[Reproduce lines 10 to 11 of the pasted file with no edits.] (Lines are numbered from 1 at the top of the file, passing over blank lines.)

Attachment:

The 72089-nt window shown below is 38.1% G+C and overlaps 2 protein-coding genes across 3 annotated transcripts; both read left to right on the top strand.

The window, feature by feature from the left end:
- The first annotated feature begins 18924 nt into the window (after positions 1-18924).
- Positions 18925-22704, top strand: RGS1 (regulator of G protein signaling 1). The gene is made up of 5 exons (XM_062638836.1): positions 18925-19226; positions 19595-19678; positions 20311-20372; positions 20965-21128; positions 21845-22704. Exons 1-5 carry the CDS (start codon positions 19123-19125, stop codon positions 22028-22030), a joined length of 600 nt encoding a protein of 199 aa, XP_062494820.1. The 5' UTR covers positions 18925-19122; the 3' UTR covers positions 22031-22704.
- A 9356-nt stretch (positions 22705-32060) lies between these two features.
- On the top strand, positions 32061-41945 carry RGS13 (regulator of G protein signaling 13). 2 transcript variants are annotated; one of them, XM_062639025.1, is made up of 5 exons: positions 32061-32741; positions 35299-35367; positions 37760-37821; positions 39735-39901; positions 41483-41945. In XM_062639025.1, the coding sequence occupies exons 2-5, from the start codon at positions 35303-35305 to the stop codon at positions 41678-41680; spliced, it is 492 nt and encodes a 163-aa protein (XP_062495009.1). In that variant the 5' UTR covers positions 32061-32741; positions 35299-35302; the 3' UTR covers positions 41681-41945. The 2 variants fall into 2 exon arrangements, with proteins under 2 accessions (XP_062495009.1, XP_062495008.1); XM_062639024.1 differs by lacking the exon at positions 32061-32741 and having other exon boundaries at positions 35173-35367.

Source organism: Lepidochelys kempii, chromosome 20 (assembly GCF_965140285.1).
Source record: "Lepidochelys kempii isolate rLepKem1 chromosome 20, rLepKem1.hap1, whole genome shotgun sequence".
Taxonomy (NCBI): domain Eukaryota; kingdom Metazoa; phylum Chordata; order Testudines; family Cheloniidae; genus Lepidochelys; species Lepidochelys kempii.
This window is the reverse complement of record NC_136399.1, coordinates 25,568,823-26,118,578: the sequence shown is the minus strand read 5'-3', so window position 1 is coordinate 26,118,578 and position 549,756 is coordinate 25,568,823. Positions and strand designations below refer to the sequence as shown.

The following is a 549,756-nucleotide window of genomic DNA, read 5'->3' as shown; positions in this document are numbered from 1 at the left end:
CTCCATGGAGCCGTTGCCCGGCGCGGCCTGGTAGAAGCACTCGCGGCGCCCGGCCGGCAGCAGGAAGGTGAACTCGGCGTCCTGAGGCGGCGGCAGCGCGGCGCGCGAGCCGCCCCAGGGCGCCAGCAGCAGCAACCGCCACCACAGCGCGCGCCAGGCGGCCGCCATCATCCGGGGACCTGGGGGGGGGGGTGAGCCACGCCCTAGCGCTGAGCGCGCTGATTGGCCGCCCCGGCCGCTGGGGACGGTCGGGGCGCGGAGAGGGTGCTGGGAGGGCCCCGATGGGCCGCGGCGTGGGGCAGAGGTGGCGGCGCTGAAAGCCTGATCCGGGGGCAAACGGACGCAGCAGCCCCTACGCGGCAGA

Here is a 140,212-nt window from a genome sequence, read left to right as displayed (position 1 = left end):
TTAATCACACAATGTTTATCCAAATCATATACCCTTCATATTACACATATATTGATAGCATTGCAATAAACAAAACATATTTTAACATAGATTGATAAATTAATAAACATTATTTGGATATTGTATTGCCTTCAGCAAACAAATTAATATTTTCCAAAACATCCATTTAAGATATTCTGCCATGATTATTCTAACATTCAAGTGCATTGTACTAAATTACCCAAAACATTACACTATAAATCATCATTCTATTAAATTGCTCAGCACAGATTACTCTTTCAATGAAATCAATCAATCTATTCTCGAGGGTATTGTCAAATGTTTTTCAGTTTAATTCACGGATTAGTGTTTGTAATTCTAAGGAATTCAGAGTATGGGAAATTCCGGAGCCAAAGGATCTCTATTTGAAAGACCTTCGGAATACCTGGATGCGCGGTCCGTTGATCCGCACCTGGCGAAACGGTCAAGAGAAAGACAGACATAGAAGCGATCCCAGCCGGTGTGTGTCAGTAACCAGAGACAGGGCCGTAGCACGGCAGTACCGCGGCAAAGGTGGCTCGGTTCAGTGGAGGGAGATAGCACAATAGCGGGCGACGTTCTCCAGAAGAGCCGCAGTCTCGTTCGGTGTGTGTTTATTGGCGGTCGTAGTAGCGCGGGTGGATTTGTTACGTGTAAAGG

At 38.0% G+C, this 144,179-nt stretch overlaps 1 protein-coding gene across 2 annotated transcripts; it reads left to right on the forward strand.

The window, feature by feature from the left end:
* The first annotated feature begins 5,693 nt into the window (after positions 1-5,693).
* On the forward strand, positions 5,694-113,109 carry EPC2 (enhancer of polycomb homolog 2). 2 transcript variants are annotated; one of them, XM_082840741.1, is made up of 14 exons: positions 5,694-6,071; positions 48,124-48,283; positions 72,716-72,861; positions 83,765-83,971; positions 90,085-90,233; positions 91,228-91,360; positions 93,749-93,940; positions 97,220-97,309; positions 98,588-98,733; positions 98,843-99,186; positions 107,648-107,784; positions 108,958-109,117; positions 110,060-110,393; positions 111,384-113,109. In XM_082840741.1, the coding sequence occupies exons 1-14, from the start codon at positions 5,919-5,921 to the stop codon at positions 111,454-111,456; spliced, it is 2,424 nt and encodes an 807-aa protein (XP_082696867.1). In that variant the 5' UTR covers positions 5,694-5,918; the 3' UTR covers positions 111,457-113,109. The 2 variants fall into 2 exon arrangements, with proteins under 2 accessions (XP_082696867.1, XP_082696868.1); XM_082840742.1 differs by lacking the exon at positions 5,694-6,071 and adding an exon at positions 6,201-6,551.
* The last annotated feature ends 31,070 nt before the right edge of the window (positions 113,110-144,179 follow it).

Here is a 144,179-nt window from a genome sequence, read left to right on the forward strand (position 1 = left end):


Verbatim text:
This window is the reverse complement of record NC_136399.1, coordinates 25,568,823-26,118,578: the sequence shown is the minus strand read 5'-3', so window position 1 is coordinate 26,118,578 and position 549,756 is coordinate 25,568,823. Positions and strand designations below refer to the sequence as shown.

The following is a 549,756-nucleotide window of genomic DNA, read 5'->3' as shown; positions in this document are numbered from 1 at the left end: